Desposyni  

From The Art and Popular Culture Encyclopedia

Jump to: navigation, search

Related e

Google
Wikipedia
Wiktionary
Wiki Commons
Wikiquote
Wikisource
YouTube
Shop


Featured:
Train wreck at Montparnasse (October 22, 1895) by Studio Lévy and Sons.
Enlarge
Train wreck at Montparnasse (October 22, 1895) by Studio Lévy and Sons.
The Da Vinci Code (film)

The Desposyni (from Greek, "belonging to the Master") was a sacred name reserved only for Jesus' blood relatives including his mother Mary, his father Joseph, his unnamed sisters, and his brothers James the Just, Joses, Simon and Jude.

It is questionable whether all their descendants up to twenty generations were to be counted among the desposyni or whether that would have rendered the term absurd.

If Jesus was married to Mary Magdalene, a controversial belief held by some Gnostic sects which is only corroborated by the Gospel of Phillip, their child or children would have been the most revered desposyni.

Most early communities of followers of Jesus, whether they be Nazarene or Christian, were governed by a desposynos as a patriarch, and each of them carried one of the names traditional in Jesus' family but no one was ever named after him.

As the most lineal dynasty of king David and priest Zadok all male desposyni could have legitimately laid claim to both the throne and high priesthood of Jerusalem. However, the Roman occupation of Palestine, with the collaboration of the Judean establishment, made any attempt by a desposynos to rise to or seize political and religious power impossible or limited in scope.

Historical Accounts

Hegesippus (ca 110 A.D. - ca 180) wrote five books of Commentaries on the Acts of the Church. They are lost, but a few fragments are quoted by Eusebius in Historia Ecclesiae, 3.20. Among them is the following relation, ascribed to the reign of Domitian, 81 - 96 A.D.:

There still survived of the kindred of the Lord the grandsons of Judas, who according to the flesh was called his brother. These were informed against, as belonging to the family of David, and Evocatus brought them before Domitian Caesar: for that emperor dreaded the advent of Christ, as Herod had done.
So he asked them whether they were of the family of David; and they confessed they were. Next he asked them what property they had, or how much money they possessed. They both replied that they had only 9000 denaria between them, each of them owning half that sum; but even this they said they did not possess in cash, but as the estimated value of some land, consisting of thirty-nine plethra only, out of which they had to pay the dues, and that they supported themselves by their own labour. And then they began to hold out their hands, exhibiting, as proof of their manual labour, the roughness of their skin, and the corns raised on their hands by constant work.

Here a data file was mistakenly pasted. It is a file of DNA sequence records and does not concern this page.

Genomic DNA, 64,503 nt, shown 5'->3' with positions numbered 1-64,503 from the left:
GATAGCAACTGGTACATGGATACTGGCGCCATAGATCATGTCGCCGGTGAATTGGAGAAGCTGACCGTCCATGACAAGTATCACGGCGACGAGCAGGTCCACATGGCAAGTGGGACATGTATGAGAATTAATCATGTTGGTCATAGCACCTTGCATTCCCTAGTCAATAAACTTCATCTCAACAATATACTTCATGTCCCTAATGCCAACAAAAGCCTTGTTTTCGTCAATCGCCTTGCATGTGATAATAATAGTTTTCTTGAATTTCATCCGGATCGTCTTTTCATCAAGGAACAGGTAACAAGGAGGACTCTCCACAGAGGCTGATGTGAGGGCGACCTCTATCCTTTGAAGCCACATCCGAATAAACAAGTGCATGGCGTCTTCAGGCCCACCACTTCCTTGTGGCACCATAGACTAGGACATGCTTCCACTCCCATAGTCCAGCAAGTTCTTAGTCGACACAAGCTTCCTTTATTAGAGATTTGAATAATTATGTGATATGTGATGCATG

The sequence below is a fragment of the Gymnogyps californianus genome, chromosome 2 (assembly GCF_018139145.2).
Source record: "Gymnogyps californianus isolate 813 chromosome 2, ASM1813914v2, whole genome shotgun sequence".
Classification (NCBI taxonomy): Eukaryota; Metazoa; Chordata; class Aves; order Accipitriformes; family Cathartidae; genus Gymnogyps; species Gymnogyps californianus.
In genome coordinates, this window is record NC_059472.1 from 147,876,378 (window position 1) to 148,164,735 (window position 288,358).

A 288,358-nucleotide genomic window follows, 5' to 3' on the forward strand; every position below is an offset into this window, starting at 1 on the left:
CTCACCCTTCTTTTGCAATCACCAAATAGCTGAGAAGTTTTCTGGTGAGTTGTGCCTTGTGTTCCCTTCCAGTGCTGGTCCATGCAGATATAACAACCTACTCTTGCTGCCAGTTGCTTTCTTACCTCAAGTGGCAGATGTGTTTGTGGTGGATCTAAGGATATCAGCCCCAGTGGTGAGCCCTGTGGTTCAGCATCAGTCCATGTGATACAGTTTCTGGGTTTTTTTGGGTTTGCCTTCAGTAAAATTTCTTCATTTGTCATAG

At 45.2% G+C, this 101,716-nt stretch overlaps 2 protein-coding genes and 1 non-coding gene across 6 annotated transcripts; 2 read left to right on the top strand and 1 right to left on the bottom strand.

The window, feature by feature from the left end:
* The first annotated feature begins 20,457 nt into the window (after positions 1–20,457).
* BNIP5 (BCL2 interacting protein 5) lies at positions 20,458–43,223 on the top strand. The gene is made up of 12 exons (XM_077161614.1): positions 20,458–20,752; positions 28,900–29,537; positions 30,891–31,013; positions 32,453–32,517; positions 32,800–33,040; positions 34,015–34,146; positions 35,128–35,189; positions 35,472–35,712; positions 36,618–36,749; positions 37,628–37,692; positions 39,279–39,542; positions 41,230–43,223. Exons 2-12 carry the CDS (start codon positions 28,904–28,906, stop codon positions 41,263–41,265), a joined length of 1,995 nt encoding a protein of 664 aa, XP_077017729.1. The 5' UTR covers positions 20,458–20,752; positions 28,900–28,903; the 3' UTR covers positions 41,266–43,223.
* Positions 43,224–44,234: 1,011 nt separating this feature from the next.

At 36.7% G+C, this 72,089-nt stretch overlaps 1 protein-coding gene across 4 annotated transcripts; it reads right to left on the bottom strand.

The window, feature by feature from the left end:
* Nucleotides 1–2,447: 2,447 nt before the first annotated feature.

Being then asked concerning Christ and His kingdom, what was its nature, and when and where it was to appear, they returned answer that it was not of this world, nor of the earth, but belonging to the sphere of heaven and angels, and would make its appearance at the end of time, when He shall come in glory, and judge living and dead, and render to every one according to the course of his life.
Thereupon Domitian passed no condemnation upon them, but treated them with contempt, as too mean for notice, and let them go free. At the same time he issued a command, and put a stop to the persecution against the Church.
When they were released they became leaders of the churches, as was natural in the case of those who were at once martyrs and of the kindred of the Lord. And, after the establishment of peace to the Church, their lives were prolonged to the reign of Trajan."

Other known relatives of Jesus include Simeon, the second bishop of Jerusalem, who was the son of Joseph's brother Clopas (mentioned by Eusebius, H.E. 3.11,32), and three Nestorian bishops of Seleucia on the Tigris in the 3rd century (according to the 13th century Syrian historian, Greogry Barhebraeus).

Related articles

Rex Deus



Unless indicated otherwise, the text in this article is either based on Wikipedia article "Desposyni" or another language Wikipedia page thereof used under the terms of the GNU Free Documentation License; or on original research by Jahsonic and friends. See Art and Popular Culture's copyright notice.

Personal tools